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Topic: Wedding Cake  (Read 5929 times)
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« on: April 20, 2004 02:19:23 PM »

To make a long story short, I was volunteered to make the cake for a friend's wedding in January.  

I've been taking a cake decorating class and practicing, but most of the things I'm learning are fairly cheesy (clowns, nasty super sweet frosting with Crisco, etc) and I'm worried about finding better recipes and themes.  I'll be taking more advanced classes which cover cooler topics, but I'm still a bit concerned about finding good ideas and inspiration.

Does anyone have any good ideas?
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« Reply #1 on: April 20, 2004 02:25:56 PM »

My moms best friend (and her doctor..lol) is a closet crafter *grin* She makes these UNREAL cakes...

I'm headed up to visit mom this weekend, and I'll ask if she has any info to share.

Here's a pic of one of her cakes:

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« Reply #2 on: April 20, 2004 03:14:14 PM »

I get the impression it's fairly easy to make rolled fondant look classy, and it doesn't taste too bad either: http://www.wilton.com/recipes/recipesandprojects/wedding/gki_wedding4.cfm


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« Reply #3 on: April 22, 2004 12:54:35 PM »

I was at Michael's craft store today and they had molds for individual small wedding cakes. If the party is small enough I think getting your own individual cupcake sized wedding cake would be great.  As for decorating them just some white icing and small cake decorations, like those silver beads would be good.

Also I saw a show on the diy station about wedding cake decorating, try diynet.com

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« Reply #4 on: April 22, 2004 01:18:31 PM »

I made my own wedding cake when I got married a couple of years ago.  I didn't have any lessons, but I did use the wilton class books as a guide.  It was easier than you'd think it would be, and lots of fun.  I'd say, do lots of practicing and don't let anyone discourage you from trying lots of new things.  (I throw that in because no one believed I could do my own wedding cake and thought I'd regret it.)  Here's a pic:

I'd be glad to write down the instructions for what I did if you'd like.   Grin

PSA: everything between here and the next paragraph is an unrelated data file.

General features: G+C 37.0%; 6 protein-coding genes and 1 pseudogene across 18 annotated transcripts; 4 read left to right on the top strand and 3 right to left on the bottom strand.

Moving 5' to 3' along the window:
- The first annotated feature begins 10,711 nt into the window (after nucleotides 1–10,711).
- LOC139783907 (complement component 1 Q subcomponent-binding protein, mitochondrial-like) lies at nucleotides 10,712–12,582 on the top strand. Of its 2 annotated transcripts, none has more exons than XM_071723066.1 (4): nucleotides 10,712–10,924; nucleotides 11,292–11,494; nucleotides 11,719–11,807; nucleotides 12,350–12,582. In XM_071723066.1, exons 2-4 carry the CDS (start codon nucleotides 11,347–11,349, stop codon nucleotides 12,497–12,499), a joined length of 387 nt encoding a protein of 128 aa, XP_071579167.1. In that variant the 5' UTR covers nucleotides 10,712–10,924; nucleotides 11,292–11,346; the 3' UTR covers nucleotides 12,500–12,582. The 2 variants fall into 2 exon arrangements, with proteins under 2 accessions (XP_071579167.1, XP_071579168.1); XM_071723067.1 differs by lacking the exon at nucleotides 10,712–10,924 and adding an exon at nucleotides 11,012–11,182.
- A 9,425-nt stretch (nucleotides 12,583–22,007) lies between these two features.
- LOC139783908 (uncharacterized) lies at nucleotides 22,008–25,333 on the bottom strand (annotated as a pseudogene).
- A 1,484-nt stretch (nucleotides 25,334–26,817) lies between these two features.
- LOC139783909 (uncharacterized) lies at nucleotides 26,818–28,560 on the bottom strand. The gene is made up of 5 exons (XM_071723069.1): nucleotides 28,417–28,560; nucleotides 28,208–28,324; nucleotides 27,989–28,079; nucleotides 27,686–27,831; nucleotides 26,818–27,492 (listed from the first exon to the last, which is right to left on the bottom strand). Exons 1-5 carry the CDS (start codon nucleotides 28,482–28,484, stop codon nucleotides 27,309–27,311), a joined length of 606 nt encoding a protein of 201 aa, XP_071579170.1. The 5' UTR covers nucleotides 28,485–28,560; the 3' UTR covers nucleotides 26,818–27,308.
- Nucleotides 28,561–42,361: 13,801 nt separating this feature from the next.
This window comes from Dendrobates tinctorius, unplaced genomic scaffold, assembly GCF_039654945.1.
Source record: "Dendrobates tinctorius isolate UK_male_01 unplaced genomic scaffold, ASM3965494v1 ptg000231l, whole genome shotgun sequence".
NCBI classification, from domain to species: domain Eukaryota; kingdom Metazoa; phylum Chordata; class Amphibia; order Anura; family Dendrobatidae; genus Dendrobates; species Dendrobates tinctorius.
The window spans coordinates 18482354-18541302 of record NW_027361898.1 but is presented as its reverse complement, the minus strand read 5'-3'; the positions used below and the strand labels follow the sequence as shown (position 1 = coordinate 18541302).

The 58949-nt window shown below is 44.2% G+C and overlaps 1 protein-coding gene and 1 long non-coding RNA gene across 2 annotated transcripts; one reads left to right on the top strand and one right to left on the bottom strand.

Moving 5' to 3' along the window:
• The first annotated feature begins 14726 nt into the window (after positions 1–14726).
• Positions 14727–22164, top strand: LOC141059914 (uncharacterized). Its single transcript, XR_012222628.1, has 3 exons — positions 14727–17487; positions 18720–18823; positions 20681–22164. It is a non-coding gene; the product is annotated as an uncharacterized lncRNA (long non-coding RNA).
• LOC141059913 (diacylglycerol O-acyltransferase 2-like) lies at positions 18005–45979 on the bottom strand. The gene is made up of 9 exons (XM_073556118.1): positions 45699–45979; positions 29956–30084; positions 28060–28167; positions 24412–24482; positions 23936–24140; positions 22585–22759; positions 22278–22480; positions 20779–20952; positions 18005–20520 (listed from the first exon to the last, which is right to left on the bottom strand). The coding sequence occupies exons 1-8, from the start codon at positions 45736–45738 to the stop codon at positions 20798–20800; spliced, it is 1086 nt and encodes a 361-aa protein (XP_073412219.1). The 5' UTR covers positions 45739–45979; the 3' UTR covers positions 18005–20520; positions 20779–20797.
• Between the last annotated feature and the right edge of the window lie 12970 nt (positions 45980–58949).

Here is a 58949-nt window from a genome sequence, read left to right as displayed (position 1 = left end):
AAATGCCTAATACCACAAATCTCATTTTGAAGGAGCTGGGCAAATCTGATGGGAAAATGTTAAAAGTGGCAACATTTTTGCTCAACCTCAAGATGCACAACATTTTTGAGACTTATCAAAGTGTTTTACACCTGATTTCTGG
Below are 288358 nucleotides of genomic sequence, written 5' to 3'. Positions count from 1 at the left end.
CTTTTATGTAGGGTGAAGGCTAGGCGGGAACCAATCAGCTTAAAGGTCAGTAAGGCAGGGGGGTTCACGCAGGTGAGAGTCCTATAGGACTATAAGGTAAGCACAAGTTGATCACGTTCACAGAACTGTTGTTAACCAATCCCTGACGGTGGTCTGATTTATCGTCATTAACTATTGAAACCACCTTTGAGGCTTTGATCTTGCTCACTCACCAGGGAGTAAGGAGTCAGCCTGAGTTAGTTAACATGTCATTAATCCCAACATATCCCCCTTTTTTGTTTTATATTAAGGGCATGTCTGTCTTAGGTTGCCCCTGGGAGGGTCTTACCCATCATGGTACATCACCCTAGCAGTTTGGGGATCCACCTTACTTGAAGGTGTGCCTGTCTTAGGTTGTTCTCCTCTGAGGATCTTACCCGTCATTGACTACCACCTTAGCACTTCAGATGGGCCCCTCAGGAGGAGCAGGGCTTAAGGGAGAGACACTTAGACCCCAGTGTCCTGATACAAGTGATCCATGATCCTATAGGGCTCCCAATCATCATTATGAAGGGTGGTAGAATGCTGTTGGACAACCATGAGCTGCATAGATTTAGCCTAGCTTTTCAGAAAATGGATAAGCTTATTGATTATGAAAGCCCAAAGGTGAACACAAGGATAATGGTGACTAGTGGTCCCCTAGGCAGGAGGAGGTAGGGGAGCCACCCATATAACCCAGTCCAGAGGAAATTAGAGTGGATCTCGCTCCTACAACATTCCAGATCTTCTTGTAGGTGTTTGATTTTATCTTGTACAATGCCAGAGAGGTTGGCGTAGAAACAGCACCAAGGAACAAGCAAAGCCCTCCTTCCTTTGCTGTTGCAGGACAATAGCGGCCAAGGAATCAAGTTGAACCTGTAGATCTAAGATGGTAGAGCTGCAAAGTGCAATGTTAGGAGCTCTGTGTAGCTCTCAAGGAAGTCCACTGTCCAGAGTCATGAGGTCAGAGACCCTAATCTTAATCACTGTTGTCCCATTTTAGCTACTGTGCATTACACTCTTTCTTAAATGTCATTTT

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« Reply #5 on: April 24, 2004 07:48:26 AM »

I made my wedding cake too....sorry no pics though....am quite technically incompetent, if I do say so myself.  I made genoise sponge in sheet pans, then cut it and lined springform pans with it, made chocolate mousse for the filling, another layer of genoise, let it set, flipped it out, decoarted it with italian meringue buttercream and covered the whole enchilada with huge chocolate curls.
The last wedding cake I made was inspired by Baking With Julia, it was a 3 tiered, chocolate, raspberry moussy thing, covered in a chocolate "ribbon" and garnished with spiky chocolate curls.
Do you know what kind of cake you will be making? I always find that its better to keep the cake looking as simple as possible, unless of course you like things with alot going on...a nice simple garnish is to sugar edible flowers....very pretty, elegant and EASY.  Martha Stewart has lots of good recipes for cakes and icings.
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« Reply #6 on: May 02, 2004 06:44:36 PM »

I have three words for you - fondant, marizpan and Joy of Cooking...okay that's more than three words...but Joy of Cooking has a great recipe and a set of directions for creating a wedding cake.  You can flavor and color marizipan so it's not so almondy and fondant is great for a clean loook...I'm also a big fan of the tiered cake...but making each level a different flavah!  

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« Reply #7 on: May 03, 2004 08:51:09 PM »

amareluna, that cake is freakin' fantastic! I think I want to make my own cake as well, just because most of the commercial ones I see are either way cheesy or gorgeous but 1000 bucks. fondant looks like a great way to make a lovely cake
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« Reply #8 on: May 19, 2004 07:03:54 AM »